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11/20. The watermelon rectum.

    This is the first reported case of rectal vascular ectasia in association with gastric antral vascular ectasia (watermelon stomach). The patient, a 39-year-old woman with systemic sclerosis, reported chronic gastrointestinal blood loss and iron deficiency anemia. She had aperistalsis of the distal esophagus, decreased lower esophageal sphincter pressure leading to severe gastroesophageal reflux, and dysmotility of the small intestine. diagnosis was made by endoscopic appearance of visible linear watermelon-like vascular stripes in the gastric antrum and rectum. histology confirmed the vascular nature of this disorder, showing dilated and thrombosed capillaries in the lamina propria. Gastric biopsy showed associated fibromuscular hyperplasia in the lamina propria. However, the colonic biopsy showed only focal hyalinization in the lamina propria. The patient was successfully treated using endoscopic bipolar electrocautery. Watermelon stomach has previously been described in association with systemic sclerosis. Based on the histopathologic similarity between rectal vascular ectasia, gastric antral vascular ectasia, and systemic sclerosis, we suggest that the rectal vascular lesion may represent a component of the gastrointestinal manifestations of systemic sclerosis. ( info)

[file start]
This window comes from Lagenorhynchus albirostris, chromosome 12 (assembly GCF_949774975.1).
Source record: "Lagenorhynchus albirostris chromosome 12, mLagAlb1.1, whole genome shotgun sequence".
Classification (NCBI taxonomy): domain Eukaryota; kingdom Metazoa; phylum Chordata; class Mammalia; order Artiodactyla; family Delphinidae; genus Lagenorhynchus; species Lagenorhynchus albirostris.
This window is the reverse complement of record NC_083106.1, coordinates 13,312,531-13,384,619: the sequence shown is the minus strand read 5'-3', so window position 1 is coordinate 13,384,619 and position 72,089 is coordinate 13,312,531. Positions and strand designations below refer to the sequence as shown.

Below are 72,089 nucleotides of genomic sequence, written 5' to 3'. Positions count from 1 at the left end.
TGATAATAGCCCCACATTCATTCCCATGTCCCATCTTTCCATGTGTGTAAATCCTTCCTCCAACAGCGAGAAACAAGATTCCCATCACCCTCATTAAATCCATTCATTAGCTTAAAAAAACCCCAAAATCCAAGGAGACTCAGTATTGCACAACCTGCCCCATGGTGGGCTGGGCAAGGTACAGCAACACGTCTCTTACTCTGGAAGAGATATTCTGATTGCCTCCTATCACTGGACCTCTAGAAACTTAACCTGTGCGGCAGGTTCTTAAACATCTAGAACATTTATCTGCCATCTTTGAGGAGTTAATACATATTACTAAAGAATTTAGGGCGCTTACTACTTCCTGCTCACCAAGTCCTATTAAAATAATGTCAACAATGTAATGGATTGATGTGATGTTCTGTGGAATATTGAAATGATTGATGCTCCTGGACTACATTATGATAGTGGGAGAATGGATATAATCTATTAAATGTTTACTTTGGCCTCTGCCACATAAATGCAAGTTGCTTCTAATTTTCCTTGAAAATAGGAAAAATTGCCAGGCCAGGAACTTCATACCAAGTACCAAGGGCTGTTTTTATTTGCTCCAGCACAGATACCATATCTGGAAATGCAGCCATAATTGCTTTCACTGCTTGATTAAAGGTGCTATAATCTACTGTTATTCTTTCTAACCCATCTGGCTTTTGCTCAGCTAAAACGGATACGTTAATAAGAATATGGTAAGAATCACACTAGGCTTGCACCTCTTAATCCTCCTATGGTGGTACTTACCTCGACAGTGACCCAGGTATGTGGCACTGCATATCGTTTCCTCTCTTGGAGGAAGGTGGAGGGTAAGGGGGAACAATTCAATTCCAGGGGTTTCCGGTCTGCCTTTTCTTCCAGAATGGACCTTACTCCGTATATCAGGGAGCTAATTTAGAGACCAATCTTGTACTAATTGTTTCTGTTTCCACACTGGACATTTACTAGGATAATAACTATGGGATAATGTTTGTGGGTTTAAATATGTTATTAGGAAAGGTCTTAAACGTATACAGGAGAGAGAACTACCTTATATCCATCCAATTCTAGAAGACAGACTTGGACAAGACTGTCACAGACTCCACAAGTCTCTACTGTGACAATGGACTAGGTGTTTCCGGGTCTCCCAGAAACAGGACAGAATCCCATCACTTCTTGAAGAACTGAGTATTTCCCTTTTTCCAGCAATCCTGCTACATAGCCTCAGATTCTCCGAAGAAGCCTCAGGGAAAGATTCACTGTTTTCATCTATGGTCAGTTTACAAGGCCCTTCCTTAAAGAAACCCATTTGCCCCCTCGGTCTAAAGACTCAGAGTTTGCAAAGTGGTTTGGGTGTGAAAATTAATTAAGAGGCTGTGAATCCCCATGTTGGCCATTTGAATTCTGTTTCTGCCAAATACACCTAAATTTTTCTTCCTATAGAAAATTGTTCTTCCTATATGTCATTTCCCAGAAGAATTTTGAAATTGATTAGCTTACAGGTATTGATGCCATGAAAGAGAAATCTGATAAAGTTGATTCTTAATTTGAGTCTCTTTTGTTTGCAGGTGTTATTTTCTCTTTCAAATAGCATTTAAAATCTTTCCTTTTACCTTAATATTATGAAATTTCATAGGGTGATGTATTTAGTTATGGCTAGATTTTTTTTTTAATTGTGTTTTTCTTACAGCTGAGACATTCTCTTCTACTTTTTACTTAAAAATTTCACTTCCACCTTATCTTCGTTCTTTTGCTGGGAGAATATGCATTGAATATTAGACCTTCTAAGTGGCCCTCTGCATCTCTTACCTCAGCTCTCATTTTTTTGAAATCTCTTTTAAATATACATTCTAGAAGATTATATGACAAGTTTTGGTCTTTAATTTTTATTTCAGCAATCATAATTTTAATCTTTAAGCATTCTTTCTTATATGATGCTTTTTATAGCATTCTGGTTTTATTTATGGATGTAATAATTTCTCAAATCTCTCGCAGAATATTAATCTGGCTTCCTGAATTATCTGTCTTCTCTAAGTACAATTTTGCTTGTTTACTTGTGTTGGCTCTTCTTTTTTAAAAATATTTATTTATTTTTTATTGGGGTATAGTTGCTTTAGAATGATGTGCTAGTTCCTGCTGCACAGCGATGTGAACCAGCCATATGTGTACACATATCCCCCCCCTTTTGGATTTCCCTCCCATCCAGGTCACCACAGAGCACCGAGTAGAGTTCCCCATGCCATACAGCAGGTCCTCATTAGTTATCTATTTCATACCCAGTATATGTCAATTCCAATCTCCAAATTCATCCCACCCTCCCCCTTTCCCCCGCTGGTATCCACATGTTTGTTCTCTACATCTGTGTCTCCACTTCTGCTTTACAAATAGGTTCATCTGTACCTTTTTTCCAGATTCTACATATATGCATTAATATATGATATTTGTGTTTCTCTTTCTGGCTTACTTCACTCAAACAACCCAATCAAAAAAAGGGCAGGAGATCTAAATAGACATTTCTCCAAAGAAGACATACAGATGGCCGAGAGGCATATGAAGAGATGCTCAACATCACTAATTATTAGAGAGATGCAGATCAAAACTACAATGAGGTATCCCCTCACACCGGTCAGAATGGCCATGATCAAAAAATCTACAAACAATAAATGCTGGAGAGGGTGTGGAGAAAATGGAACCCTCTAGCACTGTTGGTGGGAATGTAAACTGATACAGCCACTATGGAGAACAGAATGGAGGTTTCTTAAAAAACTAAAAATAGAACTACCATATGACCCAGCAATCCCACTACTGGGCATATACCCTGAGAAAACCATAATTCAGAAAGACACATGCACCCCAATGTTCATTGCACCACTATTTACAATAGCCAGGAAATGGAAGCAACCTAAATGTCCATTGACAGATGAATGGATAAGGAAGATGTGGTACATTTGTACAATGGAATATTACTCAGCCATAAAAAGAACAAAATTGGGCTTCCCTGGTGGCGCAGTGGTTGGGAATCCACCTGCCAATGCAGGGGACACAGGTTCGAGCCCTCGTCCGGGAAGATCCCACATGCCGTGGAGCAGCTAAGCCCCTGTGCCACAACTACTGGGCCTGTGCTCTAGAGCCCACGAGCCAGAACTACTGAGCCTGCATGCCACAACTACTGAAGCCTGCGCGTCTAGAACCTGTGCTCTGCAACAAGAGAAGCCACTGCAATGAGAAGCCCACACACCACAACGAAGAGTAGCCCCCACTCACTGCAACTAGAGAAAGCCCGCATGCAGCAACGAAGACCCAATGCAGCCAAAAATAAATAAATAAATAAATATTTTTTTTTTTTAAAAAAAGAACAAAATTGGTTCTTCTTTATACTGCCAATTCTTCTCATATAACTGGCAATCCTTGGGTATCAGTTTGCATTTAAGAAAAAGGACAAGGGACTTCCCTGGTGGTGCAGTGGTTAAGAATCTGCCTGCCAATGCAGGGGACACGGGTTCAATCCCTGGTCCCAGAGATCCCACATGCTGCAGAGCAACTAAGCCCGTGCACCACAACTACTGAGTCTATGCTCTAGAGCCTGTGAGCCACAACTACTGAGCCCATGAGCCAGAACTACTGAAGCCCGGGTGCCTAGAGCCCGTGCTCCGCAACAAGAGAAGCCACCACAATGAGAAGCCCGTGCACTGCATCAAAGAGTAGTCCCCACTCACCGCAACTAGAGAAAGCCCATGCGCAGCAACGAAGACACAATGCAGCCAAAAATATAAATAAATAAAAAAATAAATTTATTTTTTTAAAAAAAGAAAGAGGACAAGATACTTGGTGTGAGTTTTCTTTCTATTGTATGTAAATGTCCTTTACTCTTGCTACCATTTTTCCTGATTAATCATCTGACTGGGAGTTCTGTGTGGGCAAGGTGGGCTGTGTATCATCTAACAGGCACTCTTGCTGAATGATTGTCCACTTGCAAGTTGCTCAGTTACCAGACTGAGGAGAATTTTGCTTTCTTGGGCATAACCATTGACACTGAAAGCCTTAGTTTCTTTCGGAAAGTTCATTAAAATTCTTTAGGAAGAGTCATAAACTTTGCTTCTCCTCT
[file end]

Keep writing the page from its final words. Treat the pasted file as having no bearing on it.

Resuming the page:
12/20. gastric antral vascular ectasia--a cause of refractory anaemia in systemic sclerosis.